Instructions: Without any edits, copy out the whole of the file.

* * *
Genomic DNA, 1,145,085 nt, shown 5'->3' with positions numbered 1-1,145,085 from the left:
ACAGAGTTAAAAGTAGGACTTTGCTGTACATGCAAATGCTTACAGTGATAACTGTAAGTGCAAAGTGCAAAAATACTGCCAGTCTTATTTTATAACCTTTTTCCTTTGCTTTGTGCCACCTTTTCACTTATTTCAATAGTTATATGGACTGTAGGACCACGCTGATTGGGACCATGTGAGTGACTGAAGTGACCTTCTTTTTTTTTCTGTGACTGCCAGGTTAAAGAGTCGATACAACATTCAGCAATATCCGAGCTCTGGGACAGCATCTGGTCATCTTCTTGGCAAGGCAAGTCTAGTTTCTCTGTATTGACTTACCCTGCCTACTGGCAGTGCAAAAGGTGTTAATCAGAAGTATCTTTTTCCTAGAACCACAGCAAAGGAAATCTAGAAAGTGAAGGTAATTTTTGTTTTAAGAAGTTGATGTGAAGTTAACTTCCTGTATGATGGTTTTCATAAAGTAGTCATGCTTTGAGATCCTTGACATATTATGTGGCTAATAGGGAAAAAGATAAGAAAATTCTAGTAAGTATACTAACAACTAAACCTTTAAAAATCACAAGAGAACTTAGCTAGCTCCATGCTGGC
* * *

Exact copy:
Genomic DNA, 1,145,085 nt, shown 5'->3' with positions numbered 1-1,145,085 from the left:
ACAGAGTTAAAAGTAGGACTTTGCTGTACATGCAAATGCTTACAGTGATAACTGTAAGTGCAAAGTGCAAAAATACTGCCAGTCTTATTTTATAACCTTTTTCCTTTGCTTTGTGCCACCTTTTCACTTATTTCAATAGTTATATGGACTGTAGGACCACGCTGATTGGGACCATGTGAGTGACTGAAGTGACCTTCTTTTTTTTTCTGTGACTGCCAGGTTAAAGAGTCGATACAACATTCAGCAATATCCGAGCTCTGGGACAGCATCTGGTCATCTTCTTGGCAAGGCAAGTCTAGTTTCTCTGTATTGACTTACCCTGCCTACTGGCAGTGCAAAAGGTGTTAATCAGAAGTATCTTTTTCCTAGAACCACAGCAAAGGAAATCTAGAAAGTGAAGGTAATTTTTGTTTTAAGAAGTTGATGTGAAGTTAACTTCCTGTATGATGGTTTTCATAAAGTAGTCATGCTTTGAGATCCTTGACATATTATGTGGCTAATAGGGAAAAAGATAAGAAAATTCTAGTAAGTATACTAACAACTAAACCTTTAAAAATCACAAGAGAACTTAGCTAGCTCCATGCTGGC